After the game, which UVa won 46-38, Jones sought out Evans in the training room.

“I walked up to him and I was like, `I just want you to get healthy,’ ” Jones recalled Friday. “And once we’re 100-percent healthy, we’re going to be a tough team to deal with.”

With Evans sidelined, Jones’ backup will be 6-3 freshman Taylor Barnette, who’s more comfortable at shooting guard, or 5-11 senior Doug Browman, a walk-on who played a season-high 11 minutes in the Nov. 9 opener against George Mason.

Junior Joe Harris, UVa’s leading scorer, played some point when Jones and Evans were out in the early season, but Bennett would prefer to keep the 6-6 junior on the wing.

“But again, it’s why you’re always ready, because you don’t know when your number’s going to get called,” Bennett said. “For these other guys who haven’t played as much the last few games, or a guy like Teven, it’s about being as ready and battle-tested as you can, knowing we’re going to have some more opportunities for them.”

Jones, who enrolled at UVa in January but didn’t play last season, is averaging 4.5 points and 25.2 minutes per game, and he’s 12 for 13 from the line. He has more assists (15) than turnovers (12) and has come up with six steals. Against Tennessee, Jones hit both ends of a one-and-one in the final minute to help seal Virginia’s victory.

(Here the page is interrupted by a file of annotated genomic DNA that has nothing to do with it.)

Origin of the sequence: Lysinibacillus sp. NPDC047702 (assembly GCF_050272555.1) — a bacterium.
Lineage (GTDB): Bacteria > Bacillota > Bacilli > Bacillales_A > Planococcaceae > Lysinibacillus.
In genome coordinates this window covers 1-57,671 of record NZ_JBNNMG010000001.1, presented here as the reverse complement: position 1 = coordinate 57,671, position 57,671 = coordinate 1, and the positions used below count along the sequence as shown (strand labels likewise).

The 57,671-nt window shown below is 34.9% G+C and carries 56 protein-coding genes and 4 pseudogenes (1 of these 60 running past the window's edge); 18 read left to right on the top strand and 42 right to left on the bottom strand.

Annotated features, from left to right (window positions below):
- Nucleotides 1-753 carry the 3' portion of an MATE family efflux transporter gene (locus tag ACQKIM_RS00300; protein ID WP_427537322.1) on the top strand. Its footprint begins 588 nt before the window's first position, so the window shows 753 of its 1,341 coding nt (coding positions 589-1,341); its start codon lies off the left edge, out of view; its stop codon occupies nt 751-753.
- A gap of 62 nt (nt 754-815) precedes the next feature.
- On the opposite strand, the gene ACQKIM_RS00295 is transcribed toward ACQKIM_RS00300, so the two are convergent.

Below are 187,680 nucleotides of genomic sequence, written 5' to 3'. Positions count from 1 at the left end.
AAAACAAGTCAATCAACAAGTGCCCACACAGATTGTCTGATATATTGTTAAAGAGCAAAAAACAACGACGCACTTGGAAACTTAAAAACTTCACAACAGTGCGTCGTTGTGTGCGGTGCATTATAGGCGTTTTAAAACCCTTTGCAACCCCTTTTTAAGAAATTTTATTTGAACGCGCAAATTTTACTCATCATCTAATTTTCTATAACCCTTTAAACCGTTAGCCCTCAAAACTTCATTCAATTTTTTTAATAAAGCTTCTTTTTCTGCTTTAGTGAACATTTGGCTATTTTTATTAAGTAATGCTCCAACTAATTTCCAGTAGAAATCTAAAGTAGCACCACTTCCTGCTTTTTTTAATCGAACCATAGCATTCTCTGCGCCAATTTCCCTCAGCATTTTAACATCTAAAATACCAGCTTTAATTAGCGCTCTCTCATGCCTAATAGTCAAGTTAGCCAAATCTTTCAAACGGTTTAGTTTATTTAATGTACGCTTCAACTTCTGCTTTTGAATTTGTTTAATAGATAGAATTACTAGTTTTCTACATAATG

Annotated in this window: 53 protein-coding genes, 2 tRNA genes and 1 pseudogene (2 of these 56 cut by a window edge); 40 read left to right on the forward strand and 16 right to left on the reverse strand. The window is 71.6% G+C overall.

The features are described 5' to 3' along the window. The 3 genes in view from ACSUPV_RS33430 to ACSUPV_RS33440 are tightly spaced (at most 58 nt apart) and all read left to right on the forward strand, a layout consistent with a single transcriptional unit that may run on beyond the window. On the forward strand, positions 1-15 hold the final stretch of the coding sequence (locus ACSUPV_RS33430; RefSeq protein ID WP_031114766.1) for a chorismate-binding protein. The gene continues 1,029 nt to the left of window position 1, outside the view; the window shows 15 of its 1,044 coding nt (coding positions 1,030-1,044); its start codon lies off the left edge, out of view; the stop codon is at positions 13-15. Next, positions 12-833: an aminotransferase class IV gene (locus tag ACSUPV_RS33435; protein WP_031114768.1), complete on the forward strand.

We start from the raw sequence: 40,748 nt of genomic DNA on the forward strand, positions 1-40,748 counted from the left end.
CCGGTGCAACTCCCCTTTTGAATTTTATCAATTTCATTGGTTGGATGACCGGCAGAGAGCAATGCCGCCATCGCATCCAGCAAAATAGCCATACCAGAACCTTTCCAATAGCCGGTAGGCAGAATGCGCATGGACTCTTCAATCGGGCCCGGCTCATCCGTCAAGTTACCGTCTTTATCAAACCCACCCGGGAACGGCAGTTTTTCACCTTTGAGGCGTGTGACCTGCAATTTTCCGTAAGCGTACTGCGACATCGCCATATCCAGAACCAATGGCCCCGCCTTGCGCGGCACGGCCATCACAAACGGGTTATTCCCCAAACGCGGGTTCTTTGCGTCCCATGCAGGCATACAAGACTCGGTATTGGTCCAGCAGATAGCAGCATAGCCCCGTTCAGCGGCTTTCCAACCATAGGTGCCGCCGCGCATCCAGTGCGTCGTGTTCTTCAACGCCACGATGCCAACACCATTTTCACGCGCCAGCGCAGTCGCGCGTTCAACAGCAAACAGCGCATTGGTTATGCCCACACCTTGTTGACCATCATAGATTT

“I’m proud of him,” Bennett said. “He’s done a really nice job up to his point. He still has a lot of ball in front of him, obviously. But to miss those games and kind of step in, he’s really given us a lift. He should be thankful for the opportunity he’s had and keep striving to improve his game and look for more, and hopefully we’ll get Bub back fairly soon, and we can have that two-point guard attack, which has been good to us.”

Jones said: “This experience I’m getting now is definitely going to help us down the road, and especially getting into conference play.”

In his short college career, Jones said, he’s learned how important it is to “stay calm, stay poised. Especially when we were at Wisconsin, and we were up almost the whole game, and then they hit two big 3s and they were up 36-31. As a redshirt freshman, I’d never been in that situation, and I had to make sure I didn’t panic. It worked out for the best and we came out with a win.”